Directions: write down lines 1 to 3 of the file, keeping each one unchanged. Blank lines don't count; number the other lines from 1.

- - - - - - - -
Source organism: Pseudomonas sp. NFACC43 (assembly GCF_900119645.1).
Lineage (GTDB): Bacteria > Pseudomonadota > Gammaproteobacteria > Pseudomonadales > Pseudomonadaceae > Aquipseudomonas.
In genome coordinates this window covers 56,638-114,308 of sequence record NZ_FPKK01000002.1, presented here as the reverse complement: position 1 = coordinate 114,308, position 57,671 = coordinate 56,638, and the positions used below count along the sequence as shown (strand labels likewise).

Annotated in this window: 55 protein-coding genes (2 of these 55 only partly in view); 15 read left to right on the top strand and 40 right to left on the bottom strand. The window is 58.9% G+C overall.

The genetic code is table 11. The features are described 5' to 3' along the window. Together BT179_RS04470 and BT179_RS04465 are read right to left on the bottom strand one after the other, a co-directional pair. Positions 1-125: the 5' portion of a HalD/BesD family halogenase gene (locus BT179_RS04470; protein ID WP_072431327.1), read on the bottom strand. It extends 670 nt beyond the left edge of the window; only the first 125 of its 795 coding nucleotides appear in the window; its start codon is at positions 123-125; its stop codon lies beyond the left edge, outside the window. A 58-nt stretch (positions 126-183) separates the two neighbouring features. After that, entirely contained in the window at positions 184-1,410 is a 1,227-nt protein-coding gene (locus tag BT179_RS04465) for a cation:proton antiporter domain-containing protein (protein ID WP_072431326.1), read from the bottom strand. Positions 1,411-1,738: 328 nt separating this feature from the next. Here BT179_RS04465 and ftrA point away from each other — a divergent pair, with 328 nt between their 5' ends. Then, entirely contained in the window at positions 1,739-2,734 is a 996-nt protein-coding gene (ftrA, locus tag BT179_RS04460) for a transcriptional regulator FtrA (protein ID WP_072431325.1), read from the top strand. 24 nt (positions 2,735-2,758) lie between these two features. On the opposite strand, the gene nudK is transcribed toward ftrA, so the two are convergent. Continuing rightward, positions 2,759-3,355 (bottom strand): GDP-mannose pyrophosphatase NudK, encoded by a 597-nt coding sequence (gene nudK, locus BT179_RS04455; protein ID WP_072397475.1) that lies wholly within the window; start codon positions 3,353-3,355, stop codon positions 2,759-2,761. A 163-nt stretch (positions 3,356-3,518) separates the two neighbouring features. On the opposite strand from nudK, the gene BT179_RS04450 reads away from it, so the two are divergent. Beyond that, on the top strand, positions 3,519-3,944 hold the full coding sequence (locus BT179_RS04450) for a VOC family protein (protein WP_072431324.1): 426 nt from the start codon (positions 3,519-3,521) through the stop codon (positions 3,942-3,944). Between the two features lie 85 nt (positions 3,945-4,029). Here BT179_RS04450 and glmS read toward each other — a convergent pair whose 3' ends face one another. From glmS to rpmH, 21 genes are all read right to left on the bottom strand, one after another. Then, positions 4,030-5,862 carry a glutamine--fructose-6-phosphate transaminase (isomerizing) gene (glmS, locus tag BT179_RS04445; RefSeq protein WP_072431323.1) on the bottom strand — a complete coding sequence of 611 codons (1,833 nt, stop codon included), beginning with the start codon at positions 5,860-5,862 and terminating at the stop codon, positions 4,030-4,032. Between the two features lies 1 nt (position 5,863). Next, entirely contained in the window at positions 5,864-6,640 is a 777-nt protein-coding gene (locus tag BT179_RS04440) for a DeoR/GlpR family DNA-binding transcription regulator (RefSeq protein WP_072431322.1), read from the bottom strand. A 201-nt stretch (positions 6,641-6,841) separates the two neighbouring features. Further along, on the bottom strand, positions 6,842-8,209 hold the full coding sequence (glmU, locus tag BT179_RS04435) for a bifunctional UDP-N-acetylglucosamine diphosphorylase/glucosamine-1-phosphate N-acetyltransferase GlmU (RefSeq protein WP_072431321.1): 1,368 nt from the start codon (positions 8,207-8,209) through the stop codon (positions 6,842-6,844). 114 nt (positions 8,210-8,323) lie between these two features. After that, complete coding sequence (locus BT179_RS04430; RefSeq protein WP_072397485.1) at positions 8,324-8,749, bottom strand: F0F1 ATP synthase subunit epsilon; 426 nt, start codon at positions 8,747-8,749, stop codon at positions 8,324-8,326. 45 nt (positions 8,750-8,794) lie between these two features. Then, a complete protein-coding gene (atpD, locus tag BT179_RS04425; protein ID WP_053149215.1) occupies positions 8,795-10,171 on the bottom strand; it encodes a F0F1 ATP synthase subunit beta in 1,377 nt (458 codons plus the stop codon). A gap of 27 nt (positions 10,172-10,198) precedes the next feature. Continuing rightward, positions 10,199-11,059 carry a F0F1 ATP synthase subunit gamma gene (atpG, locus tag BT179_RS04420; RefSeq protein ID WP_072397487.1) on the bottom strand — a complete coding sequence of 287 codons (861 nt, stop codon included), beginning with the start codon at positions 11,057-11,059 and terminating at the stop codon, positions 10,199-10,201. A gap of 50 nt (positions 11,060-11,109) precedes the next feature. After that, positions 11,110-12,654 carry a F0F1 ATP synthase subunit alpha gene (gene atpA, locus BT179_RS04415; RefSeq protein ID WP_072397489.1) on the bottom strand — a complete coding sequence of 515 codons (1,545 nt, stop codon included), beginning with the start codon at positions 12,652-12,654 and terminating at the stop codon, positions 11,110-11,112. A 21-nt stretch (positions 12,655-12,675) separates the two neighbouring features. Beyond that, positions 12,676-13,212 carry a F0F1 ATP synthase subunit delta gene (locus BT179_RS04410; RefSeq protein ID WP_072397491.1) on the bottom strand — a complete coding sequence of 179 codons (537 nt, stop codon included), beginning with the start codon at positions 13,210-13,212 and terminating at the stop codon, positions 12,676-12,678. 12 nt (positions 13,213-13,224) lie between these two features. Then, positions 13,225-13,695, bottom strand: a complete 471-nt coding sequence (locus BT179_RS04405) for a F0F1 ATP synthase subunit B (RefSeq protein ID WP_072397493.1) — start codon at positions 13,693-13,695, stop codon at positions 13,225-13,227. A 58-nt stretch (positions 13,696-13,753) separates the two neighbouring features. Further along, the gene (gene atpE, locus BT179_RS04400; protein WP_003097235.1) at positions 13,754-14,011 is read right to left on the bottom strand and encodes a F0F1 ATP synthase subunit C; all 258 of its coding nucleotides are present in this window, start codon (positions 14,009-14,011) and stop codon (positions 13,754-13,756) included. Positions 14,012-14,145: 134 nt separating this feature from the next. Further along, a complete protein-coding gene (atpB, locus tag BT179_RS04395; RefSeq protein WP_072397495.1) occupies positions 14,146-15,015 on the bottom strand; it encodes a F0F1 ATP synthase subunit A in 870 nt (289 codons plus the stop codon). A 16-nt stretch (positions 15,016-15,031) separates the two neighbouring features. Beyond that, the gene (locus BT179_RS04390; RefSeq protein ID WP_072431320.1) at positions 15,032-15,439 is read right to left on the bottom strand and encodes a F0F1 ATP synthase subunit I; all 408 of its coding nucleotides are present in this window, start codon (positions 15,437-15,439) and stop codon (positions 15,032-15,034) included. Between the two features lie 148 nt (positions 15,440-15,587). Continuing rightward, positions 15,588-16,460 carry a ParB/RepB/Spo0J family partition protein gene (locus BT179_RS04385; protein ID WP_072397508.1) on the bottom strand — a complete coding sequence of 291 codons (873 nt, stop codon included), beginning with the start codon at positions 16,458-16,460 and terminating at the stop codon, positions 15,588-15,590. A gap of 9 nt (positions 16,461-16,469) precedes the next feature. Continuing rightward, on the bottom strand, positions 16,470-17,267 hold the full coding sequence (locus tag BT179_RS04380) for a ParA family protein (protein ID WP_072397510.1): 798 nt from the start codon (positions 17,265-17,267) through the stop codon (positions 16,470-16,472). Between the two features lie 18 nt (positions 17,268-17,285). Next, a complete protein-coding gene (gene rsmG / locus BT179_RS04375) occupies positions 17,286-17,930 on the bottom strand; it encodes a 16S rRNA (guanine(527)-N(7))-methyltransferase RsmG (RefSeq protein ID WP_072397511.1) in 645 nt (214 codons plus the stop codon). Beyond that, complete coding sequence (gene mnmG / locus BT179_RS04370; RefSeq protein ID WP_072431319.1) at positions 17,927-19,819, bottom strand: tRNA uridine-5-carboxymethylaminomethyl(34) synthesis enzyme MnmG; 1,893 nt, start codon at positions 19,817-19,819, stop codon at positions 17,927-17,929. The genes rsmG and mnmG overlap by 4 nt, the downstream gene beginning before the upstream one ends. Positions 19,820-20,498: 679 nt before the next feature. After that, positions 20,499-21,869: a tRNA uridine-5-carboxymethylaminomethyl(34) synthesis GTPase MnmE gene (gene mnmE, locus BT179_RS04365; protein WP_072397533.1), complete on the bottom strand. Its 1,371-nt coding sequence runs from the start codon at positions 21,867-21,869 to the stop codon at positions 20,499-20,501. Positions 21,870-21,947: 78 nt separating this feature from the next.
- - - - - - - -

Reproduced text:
Source organism: Pseudomonas sp. NFACC43 (assembly GCF_900119645.1).
Lineage (GTDB): Bacteria > Pseudomonadota > Gammaproteobacteria > Pseudomonadales > Pseudomonadaceae > Aquipseudomonas.
In genome coordinates this window covers 56,638-114,308 of sequence record NZ_FPKK01000002.1, presented here as the reverse complement: position 1 = coordinate 114,308, position 57,671 = coordinate 56,638, and the positions used below count along the sequence as shown (strand labels likewise).